• Cyber Bullying

    More than 1/3 of teens have been cyber bullied

    Cyber Bullying

  • Definition

    When a child, preteen, or teen is cyber bullied they are embarrassed, harassed, humiliated, tormented, threatened, and/or targeted by another child, preteen, or teen using the Internet, interactive and digital technologies, or mobile phones. Cyber bullies can be classmates, online acquaintances, and even anonymous users, but most often they do know their victims.


    Cyber bullying can lead to negative emotional responses and low self-esteem.  Victims may feel angry, depressed, frustrated, and even humiliated.  As a result, they may become isolated, jumpy, nervous, or withdrawn, and in some cases, victims may stop going to school, or worse, commit suicide.  


    Just like face-to-face bullying, both boys and girls participate in online bullying.  Boys tend to bully by texting sexually natured messages or by threatening others with fighting or hurting someone.  However, girls more often, spread rumors, tell secrets, making fun of others, or exclude them altogether through texting or on social media.  


    Examples of Cyber Bullying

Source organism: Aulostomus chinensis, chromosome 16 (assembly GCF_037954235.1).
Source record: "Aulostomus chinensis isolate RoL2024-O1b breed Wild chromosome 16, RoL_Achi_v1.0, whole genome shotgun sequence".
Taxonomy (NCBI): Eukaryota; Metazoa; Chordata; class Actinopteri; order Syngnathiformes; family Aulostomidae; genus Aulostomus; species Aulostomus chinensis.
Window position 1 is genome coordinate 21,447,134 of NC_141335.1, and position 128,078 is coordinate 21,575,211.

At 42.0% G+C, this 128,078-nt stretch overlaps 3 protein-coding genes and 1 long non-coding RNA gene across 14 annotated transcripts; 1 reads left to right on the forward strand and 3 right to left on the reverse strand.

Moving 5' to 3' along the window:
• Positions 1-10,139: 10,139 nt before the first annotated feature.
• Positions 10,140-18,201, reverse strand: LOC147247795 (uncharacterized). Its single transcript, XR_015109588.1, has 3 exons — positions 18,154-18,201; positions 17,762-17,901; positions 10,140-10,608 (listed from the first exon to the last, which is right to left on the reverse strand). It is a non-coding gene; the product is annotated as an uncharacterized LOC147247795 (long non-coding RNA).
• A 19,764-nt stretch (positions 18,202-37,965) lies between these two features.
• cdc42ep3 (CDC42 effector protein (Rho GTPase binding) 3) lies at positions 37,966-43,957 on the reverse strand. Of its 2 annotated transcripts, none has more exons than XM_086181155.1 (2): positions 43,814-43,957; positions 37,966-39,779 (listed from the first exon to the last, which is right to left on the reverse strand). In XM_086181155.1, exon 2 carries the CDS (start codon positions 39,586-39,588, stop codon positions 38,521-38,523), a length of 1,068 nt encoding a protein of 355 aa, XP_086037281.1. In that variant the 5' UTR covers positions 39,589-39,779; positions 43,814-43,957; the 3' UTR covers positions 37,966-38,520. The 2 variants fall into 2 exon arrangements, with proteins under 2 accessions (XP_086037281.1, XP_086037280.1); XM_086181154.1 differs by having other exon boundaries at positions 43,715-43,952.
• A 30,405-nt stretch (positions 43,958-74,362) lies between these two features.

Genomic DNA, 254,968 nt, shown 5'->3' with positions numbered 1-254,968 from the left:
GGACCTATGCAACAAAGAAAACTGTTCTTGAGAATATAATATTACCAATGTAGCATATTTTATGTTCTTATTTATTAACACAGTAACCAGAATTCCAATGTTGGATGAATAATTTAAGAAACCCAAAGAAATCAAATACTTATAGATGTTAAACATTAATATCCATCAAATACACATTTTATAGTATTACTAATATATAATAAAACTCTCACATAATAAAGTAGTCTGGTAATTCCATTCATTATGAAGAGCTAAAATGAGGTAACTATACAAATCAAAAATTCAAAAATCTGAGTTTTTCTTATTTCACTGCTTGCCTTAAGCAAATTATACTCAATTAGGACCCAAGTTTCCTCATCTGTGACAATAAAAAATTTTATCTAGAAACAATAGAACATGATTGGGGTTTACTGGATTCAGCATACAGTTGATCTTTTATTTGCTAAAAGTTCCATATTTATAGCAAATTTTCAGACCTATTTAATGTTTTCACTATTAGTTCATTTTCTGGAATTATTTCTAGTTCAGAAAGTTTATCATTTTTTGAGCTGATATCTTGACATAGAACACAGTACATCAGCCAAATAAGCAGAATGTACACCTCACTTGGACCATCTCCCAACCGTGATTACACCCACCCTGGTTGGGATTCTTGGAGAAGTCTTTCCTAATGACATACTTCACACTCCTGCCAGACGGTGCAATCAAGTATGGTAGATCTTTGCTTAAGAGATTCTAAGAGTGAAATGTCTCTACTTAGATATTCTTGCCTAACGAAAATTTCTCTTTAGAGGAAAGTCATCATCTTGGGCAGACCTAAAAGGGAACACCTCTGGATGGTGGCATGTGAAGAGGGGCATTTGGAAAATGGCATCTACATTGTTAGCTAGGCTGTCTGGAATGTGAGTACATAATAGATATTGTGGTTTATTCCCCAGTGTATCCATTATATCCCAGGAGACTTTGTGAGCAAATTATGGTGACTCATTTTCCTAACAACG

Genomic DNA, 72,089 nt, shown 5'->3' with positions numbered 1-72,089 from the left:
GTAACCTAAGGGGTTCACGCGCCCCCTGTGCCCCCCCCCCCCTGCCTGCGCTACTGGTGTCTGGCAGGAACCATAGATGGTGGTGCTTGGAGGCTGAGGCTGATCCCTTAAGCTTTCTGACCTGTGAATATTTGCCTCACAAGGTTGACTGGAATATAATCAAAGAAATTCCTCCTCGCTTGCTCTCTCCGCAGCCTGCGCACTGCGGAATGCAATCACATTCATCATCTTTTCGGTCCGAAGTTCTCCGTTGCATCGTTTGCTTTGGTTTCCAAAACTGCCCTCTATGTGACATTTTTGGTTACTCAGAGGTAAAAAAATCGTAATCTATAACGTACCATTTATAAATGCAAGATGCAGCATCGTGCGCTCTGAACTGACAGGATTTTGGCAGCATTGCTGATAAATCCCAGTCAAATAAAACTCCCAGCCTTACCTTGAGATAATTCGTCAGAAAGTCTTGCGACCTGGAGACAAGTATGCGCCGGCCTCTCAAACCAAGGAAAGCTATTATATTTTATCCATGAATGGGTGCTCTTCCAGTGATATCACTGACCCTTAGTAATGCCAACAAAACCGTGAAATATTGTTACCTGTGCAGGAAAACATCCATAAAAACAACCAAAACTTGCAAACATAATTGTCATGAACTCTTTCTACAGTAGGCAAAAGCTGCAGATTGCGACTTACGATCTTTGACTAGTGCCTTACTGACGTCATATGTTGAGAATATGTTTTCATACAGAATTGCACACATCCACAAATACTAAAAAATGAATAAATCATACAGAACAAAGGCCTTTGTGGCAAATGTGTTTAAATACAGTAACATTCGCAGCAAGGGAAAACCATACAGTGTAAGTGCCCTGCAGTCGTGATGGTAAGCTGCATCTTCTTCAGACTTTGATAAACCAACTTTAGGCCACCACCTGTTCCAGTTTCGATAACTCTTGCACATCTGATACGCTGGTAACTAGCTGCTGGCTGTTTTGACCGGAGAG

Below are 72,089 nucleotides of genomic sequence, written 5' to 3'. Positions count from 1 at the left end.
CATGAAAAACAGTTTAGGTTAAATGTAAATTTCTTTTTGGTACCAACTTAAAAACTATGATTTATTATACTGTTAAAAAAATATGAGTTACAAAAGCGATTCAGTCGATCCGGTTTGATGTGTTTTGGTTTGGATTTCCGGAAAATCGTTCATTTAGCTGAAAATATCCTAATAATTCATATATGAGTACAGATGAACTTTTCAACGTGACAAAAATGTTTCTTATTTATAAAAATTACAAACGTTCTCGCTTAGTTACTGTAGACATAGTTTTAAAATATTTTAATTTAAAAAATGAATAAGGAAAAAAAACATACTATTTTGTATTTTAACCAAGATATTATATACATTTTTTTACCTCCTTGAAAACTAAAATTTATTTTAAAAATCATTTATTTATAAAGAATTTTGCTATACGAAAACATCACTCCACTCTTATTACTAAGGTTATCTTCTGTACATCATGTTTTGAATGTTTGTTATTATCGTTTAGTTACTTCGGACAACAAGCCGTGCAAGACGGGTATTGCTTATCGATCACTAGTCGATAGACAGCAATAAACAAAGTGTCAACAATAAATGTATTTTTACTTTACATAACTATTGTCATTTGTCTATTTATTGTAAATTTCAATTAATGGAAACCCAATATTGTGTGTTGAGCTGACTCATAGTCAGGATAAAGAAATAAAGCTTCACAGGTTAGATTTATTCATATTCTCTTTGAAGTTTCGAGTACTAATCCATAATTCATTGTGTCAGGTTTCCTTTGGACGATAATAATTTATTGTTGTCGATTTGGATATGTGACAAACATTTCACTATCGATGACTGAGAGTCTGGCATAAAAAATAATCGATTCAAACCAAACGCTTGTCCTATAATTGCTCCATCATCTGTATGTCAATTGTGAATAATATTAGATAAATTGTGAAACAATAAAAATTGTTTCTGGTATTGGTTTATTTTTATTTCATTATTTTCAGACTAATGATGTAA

• Sending someone mean or threatening emails, instant messages, or text messages
    • Excluding someone from an instant messenger buddy list or blocking their email for no reason
    • Tricking someone into revealing personal or embarrassing information and sending it to others
    • Breaking into someone's email or instant message account to send cruel or untrue messages while posing as that person
    • Creating websites to make fun of another person such as a classmate or teacher
    • Using websites to rate peers as prettiest, ugliest, etc.


    Channelview's Cyber Bullying Policy

    Channelview has a zero tolerance policy for bullying.  Please refer to the Code of Student Conduct for cyber bullying rules and consequences.  


    Prevention & Response

    Check out Common Sense Media for links, tip sheets, tools, and videos to help prevent cyber bullying and to know what to do if it happens to you, your friend, your child, or one of your students.